DETROIT — Former Ford Motor Co. CEO Mark Fields was fond of saying the automaker had "one foot in today and one foot in tomorrow."
His successor, Jim Hackett, rejected that two-pronged approach to the business, noting at his 2017 introductory press conference that "you won't hear us talking about emerging versus core." But by appointing Joe Hinrichs as president of automotive and Jim Farley as president of new business, technology and strategy last year, Hackett still effectively split the responsibilities of his top two lieutenants between today and tomorrow.
Hackett's latest management shake-up — the abrupt retirement of Hinrichs, 53, and the promotion of Farley, 57, to COO — was an admission that Ford needed a singular strategic vision more seamlessly integrating connectivity, electrification and emerging mobility services.
"It's my judgment the time is to move with urgency now to integrate and accelerate Ford's transformation into this higher-growth, higher-margin business," Hackett told reporters, calling Farley "a partner who will work together to unite the Ford businesses."
Farley's many responsibilities include oversight of product development, purchasing, manufacturing, marketing, sales, service and quality — in addition to his leadership of Ford Smart Mobility, Ford Autonomous Vehicles and the company's partnership with self-driving startup Argo AI.
"There will be no chasm in this relationship between all those capabilities, and that's the advantage we get with this move," Hackett said.
Farley's job will be to not only launch popular new products, but also to integrate new vehicle architectures with software that will allow Ford to collect data, offer over-the-air updates and better prepare for an autonomous future.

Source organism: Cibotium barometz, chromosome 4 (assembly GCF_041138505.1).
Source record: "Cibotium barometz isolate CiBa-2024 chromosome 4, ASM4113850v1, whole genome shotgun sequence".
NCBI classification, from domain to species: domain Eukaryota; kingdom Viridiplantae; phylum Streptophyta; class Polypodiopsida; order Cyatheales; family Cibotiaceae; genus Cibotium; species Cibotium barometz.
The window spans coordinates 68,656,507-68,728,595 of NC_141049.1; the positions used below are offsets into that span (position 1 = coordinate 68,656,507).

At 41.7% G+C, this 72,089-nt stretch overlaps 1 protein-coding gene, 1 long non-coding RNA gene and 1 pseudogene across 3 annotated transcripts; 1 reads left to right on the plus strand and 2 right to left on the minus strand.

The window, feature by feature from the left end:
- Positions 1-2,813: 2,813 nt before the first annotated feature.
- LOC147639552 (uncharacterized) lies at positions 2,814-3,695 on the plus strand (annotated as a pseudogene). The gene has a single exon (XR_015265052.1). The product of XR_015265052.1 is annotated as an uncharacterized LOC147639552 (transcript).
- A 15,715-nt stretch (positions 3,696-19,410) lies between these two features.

While that has essentially always been Ford's goal under Hackett, running the business along two parallel tracks proved troublesome, even with profit machines such as the F-series franchise. In a goodbye letter to employees, Hinrichs noted that Ford has missed its financial targets in each of the last four years, including a 99 percent drop in 2019 net income, and analysts were disappointed by the automaker's underwhelming 2020 outlook.
Although Hackett was hired as CEO to speed Ford's decision-making and move it away from the today/tomorrow paradigm Fields preached, the automotive newcomer said it has taken some time to learn how exactly Ford could "straddle these two eras."
"We cannot change all the vehicles at the same time, unlike a technology company," he said. "Architectures don't move that quickly. ... We're now in execution mode. What the company needs is to come together behind this vision."